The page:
September 18, 2008
Sub-Saharan Women at Risk of Anemia
British and U.S. scientists say nearly 7 million pregnant women in sub-Saharan Africa are infected with hookworms and, therefore, are at risk of anemia.
Hookworms are parasitic worms that live in the intestine and can cause a lower than normal number of red blood cells.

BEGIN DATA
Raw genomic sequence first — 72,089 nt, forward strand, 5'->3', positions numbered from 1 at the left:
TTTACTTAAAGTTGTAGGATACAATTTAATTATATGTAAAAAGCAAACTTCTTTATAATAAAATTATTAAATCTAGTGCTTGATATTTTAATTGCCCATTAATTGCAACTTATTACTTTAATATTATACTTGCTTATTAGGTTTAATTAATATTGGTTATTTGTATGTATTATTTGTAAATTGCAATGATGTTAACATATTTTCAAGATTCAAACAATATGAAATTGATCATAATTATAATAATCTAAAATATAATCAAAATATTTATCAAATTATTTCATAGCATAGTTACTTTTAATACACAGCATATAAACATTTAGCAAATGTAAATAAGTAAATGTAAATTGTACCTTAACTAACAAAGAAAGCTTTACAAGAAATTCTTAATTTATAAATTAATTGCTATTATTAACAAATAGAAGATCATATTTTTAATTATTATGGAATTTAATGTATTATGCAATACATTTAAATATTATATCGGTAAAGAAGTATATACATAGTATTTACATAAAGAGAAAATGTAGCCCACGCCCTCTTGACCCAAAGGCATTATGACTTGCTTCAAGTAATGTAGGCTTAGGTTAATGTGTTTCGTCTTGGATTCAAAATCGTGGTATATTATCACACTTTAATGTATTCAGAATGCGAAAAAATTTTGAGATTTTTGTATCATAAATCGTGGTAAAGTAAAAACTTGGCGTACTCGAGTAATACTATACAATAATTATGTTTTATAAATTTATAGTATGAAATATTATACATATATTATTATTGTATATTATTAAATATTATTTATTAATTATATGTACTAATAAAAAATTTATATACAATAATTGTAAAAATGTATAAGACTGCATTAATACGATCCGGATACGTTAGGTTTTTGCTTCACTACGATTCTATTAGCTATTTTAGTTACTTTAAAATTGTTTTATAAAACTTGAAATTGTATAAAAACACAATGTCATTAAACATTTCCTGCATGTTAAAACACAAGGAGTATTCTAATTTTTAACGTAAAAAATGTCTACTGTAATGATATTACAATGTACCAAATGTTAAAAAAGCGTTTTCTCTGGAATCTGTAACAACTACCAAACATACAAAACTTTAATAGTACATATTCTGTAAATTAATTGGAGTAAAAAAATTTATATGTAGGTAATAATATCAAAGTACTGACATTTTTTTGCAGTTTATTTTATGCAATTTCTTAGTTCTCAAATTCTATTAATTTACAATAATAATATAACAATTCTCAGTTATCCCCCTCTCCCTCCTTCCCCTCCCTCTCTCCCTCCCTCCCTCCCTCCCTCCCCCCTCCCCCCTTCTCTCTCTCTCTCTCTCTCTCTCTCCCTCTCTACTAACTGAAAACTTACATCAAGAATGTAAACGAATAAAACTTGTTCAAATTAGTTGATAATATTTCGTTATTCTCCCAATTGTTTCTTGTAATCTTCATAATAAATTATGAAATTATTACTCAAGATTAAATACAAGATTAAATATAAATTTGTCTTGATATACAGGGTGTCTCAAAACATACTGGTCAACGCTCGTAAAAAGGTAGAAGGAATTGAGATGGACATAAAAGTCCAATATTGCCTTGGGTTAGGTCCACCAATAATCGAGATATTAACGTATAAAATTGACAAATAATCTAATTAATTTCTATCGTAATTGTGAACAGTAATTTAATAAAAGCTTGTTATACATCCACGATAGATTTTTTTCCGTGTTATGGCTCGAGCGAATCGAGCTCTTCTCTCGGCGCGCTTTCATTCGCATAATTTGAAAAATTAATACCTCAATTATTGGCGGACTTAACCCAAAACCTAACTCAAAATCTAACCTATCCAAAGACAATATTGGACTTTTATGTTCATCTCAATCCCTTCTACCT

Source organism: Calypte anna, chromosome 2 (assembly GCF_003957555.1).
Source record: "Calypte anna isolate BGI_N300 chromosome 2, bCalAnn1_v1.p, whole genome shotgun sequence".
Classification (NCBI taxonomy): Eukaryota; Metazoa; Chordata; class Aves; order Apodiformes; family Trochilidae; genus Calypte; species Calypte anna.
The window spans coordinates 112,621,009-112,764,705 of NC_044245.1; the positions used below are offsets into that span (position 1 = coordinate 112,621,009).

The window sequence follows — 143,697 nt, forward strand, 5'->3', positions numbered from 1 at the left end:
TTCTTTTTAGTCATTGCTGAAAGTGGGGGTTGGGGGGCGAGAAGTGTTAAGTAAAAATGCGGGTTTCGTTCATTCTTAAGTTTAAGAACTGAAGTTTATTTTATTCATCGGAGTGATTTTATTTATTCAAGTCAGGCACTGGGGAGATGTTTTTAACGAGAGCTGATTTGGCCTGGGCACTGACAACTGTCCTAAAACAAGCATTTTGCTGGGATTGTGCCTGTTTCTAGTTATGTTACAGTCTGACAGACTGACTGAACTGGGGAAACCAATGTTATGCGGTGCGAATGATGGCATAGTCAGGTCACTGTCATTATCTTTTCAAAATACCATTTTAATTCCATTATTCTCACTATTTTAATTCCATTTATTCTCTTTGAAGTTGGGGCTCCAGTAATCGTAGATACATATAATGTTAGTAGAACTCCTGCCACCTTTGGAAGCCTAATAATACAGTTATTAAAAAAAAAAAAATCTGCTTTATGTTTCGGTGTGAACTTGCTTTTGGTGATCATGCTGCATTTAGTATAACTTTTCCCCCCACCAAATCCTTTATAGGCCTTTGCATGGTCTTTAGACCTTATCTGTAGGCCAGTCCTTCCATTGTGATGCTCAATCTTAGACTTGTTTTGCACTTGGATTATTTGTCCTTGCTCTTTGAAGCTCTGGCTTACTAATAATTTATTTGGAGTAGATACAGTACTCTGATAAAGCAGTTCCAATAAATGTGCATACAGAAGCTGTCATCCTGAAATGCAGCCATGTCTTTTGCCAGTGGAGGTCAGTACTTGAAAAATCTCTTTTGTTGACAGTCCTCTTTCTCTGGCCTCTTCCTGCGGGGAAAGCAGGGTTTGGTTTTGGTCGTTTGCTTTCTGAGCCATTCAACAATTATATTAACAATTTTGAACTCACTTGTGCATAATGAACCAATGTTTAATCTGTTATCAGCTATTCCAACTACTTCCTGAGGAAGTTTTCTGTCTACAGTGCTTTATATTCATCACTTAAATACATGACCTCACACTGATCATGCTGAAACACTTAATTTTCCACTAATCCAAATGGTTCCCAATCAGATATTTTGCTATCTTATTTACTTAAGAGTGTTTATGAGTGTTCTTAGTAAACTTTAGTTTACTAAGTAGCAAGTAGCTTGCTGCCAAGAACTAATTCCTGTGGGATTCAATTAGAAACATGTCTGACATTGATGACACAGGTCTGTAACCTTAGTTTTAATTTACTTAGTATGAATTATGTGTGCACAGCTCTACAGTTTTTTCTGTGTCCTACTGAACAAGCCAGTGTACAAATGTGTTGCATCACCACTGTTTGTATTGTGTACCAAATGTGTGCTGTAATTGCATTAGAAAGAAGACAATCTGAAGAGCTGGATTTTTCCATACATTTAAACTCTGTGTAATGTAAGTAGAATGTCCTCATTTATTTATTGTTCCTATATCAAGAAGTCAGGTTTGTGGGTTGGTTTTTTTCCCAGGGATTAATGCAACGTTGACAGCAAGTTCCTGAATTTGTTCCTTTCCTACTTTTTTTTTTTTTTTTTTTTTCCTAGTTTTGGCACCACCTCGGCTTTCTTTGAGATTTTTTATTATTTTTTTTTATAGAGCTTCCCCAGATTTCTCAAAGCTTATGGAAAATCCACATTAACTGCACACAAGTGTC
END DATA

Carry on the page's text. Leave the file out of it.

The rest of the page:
"Most of the studies showed hookworm was associated with maternal anemia, and that there are clear benefits of de-worming for both maternal and child health" said Simon Brooker of the London School of Hygiene & Tropical Medicine. "In many developing countries it is policy that pregnant women receive de-worming treatment, but in practice coverage rates are often unacceptably low."
The study by Brooker, Peter Hotez of George Washington University and Donald Bundy of The World Bank, appears in the journal PLoS Neglected Tropical Diseases.